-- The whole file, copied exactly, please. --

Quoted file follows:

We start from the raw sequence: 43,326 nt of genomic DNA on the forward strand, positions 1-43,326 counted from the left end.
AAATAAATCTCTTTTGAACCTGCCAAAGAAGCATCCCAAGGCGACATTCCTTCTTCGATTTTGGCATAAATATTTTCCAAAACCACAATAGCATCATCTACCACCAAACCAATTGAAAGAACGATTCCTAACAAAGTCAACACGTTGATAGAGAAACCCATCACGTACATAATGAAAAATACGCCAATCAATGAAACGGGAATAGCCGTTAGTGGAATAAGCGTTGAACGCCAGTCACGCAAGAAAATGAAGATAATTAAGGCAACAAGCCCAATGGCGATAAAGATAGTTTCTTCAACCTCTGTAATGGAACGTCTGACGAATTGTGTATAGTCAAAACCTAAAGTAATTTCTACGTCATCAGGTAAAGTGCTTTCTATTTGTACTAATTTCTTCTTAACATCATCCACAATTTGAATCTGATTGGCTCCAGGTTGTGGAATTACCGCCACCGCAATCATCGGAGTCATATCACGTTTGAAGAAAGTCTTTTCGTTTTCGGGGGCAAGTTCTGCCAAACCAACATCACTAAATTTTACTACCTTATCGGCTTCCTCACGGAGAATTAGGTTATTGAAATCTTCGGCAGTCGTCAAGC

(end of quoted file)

We start from the raw sequence: 43,326 nt of genomic DNA on the forward strand, positions 1-43,326 counted from the left end.
AAATAAATCTCTTTTGAACCTGCCAAAGAAGCATCCCAAGGCGACATTCCTTCTTCGATTTTGGCATAAATATTTTCCAAAACCACAATAGCATCATCTACCACCAAACCAATTGAAAGAACGATTCCTAACAAAGTCAACACGTTGATAGAGAAACCCATCACGTACATAATGAAAAATACGCCAATCAATGAAACGGGAATAGCCGTTAGTGGAATAAGCGTTGAACGCCAGTCACGCAAGAAAATGAAGATAATTAAGGCAACAAGCCCAATGGCGATAAAGATAGTTTCTTCAACCTCTGTAATGGAACGTCTGACGAATTGTGTATAGTCAAAACCTAAAGTAATTTCTACGTCATCAGGTAAAGTGCTTTCTATTTGTACTAATTTCTTCTTAACATCATCCACAATTTGAATCTGATTGGCTCCAGGTTGTGGAATTACCGCCACCGCAATCATCGGAGTCATATCACGTTTGAAGAAAGTCTTTTCGTTTTCGGGGGCAAGTTCTGCCAAACCAACATCACTAAATTTTACTACCTTATCGGCTTCCTCACGGAGAATTAGGTTATTGAAATCTTCGGCAGTCGTCAAGC